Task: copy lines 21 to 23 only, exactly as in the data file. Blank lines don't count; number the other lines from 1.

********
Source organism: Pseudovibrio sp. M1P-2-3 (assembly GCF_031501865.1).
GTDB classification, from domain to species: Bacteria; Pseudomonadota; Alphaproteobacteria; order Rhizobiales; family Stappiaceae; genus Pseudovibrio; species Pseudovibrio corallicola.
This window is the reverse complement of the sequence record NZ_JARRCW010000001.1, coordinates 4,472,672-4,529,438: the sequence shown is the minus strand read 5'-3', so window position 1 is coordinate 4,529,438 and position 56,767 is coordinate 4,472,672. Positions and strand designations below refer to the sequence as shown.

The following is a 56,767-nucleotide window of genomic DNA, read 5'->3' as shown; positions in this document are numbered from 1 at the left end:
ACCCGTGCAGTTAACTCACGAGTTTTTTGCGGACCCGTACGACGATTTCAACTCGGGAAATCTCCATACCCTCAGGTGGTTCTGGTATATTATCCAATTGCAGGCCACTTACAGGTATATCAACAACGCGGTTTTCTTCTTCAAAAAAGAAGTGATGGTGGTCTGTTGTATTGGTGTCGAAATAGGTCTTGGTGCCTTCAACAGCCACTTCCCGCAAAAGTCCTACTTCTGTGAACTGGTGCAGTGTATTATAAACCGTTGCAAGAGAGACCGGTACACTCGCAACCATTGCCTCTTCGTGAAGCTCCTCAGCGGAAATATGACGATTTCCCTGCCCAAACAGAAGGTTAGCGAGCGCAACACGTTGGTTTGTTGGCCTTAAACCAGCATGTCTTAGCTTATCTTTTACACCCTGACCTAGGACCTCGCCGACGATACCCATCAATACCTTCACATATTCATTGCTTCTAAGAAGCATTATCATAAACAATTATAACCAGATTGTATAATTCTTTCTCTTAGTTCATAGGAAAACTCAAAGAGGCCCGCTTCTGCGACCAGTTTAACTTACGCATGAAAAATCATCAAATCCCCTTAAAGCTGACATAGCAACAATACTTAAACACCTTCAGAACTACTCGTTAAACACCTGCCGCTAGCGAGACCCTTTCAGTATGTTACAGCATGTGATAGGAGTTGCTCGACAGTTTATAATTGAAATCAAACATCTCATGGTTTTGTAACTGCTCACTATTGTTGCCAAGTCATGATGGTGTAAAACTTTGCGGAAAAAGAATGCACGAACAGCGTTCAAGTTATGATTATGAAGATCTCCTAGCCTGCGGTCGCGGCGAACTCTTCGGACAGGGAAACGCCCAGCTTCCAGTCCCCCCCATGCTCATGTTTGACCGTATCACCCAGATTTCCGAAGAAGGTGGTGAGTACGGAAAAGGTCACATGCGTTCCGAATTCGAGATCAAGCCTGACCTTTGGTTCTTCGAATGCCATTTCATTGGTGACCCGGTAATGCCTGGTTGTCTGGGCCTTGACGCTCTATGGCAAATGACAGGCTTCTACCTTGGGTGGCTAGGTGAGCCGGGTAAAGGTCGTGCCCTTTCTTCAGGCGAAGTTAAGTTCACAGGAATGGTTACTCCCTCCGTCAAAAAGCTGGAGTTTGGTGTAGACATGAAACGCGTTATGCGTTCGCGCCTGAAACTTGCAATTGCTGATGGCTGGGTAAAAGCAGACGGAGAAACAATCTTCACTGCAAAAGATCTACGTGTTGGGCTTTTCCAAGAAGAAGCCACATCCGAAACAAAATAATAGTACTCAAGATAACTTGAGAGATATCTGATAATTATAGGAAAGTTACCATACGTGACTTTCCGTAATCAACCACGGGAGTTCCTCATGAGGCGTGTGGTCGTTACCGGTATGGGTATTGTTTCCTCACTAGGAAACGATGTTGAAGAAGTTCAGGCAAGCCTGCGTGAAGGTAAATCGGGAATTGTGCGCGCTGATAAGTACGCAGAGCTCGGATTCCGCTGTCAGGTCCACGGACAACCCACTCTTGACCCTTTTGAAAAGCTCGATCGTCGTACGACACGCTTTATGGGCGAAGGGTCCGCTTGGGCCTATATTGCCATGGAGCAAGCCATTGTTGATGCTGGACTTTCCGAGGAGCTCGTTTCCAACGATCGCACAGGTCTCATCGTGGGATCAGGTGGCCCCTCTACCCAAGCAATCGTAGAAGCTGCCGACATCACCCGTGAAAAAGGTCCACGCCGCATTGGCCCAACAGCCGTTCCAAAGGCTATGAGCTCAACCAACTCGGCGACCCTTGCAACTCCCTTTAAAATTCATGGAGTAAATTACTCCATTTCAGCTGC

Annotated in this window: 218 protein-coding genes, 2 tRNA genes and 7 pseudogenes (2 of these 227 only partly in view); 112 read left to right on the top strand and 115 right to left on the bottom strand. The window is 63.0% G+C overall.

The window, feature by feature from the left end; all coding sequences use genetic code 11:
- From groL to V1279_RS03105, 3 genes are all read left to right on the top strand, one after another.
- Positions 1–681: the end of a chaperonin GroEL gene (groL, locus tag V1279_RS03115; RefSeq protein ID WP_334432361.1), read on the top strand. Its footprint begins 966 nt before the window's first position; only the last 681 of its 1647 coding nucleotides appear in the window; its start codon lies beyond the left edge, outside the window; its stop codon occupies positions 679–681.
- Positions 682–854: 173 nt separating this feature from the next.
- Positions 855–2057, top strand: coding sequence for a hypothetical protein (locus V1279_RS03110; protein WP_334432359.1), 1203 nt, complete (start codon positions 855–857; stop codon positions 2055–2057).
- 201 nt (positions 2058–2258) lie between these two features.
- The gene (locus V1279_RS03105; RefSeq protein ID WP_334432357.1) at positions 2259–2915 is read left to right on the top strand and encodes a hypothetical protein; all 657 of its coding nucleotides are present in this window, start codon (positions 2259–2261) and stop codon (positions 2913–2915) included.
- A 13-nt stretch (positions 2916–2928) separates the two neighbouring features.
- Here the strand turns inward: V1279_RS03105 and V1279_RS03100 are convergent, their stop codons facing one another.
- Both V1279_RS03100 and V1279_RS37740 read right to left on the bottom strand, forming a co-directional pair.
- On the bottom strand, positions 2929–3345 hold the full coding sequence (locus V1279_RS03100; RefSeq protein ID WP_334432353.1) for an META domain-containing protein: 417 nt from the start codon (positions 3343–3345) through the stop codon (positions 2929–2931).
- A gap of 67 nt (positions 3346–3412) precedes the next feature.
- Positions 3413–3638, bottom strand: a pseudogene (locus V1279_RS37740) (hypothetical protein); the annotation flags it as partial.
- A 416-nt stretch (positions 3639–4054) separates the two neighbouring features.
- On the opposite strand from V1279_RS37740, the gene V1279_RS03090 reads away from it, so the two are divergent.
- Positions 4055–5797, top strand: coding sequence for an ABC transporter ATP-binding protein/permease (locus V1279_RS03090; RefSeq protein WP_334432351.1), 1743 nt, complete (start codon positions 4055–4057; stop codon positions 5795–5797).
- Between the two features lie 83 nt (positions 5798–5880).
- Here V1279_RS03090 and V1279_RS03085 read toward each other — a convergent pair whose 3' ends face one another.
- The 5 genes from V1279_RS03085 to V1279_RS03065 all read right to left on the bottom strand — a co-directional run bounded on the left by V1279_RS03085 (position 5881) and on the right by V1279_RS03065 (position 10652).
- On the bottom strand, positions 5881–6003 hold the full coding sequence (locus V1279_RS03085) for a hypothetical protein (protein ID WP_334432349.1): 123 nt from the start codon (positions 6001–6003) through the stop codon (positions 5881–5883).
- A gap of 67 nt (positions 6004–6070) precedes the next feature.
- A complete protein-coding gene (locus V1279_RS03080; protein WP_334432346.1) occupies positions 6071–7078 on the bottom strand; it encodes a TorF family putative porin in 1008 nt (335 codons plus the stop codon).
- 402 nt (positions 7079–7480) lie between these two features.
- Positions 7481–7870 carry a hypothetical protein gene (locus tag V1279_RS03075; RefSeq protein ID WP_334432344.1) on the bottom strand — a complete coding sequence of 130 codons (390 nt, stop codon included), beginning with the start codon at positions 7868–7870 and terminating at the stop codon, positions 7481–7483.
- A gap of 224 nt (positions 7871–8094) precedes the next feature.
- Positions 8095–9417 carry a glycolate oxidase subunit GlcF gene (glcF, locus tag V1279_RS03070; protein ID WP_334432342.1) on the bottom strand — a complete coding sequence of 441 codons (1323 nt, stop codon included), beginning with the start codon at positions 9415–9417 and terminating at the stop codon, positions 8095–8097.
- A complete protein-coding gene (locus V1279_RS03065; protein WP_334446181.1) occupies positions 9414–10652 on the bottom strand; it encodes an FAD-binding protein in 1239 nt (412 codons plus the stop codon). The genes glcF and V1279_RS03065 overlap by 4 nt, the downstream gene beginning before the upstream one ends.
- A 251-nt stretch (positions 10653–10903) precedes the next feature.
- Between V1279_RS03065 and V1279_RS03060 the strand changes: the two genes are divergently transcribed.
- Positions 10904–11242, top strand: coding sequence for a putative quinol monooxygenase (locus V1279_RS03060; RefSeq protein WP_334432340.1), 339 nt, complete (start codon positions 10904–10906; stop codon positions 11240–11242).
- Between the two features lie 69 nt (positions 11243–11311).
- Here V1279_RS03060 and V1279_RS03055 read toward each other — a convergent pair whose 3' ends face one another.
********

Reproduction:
- On the opposite strand from V1279_RS37740, the gene V1279_RS03090 reads away from it, so the two are divergent.
- Positions 4055–5797, top strand: coding sequence for an ABC transporter ATP-binding protein/permease (locus V1279_RS03090; RefSeq protein WP_334432351.1), 1743 nt, complete (start codon positions 4055–4057; stop codon positions 5795–5797).
- Between the two features lie 83 nt (positions 5798–5880).